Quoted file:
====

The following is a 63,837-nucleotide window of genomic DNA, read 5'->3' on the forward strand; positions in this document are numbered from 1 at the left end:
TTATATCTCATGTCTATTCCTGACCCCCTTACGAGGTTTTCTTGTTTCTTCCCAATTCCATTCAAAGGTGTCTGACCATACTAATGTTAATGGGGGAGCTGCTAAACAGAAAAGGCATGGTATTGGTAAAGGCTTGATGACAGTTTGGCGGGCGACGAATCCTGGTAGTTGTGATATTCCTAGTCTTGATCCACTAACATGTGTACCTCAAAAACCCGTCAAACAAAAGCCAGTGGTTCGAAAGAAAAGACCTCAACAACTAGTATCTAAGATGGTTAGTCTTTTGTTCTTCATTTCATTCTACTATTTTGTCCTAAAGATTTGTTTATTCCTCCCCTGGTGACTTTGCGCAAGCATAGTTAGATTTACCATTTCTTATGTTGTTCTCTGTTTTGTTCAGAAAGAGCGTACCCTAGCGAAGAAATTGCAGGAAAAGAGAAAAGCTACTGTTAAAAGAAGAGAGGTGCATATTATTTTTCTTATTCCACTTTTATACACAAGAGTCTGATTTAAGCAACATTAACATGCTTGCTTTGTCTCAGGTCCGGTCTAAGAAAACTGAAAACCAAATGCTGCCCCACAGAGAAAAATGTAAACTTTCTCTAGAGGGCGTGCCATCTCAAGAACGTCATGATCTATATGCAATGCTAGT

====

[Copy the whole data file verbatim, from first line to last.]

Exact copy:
The following is a 63,837-nucleotide window of genomic DNA, read 5'->3' on the forward strand; positions in this document are numbered from 1 at the left end:
TTATATCTCATGTCTATTCCTGACCCCCTTACGAGGTTTTCTTGTTTCTTCCCAATTCCATTCAAAGGTGTCTGACCATACTAATGTTAATGGGGGAGCTGCTAAACAGAAAAGGCATGGTATTGGTAAAGGCTTGATGACAGTTTGGCGGGCGACGAATCCTGGTAGTTGTGATATTCCTAGTCTTGATCCACTAACATGTGTACCTCAAAAACCCGTCAAACAAAAGCCAGTGGTTCGAAAGAAAAGACCTCAACAACTAGTATCTAAGATGGTTAGTCTTTTGTTCTTCATTTCATTCTACTATTTTGTCCTAAAGATTTGTTTATTCCTCCCCTGGTGACTTTGCGCAAGCATAGTTAGATTTACCATTTCTTATGTTGTTCTCTGTTTTGTTCAGAAAGAGCGTACCCTAGCGAAGAAATTGCAGGAAAAGAGAAAAGCTACTGTTAAAAGAAGAGAGGTGCATATTATTTTTCTTATTCCACTTTTATACACAAGAGTCTGATTTAAGCAACATTAACATGCTTGCTTTGTCTCAGGTCCGGTCTAAGAAAACTGAAAACCAAATGCTGCCCCACAGAGAAAAATGTAAACTTTCTCTAGAGGGCGTGCCATCTCAAGAACGTCATGATCTATATGCAATGCTAGT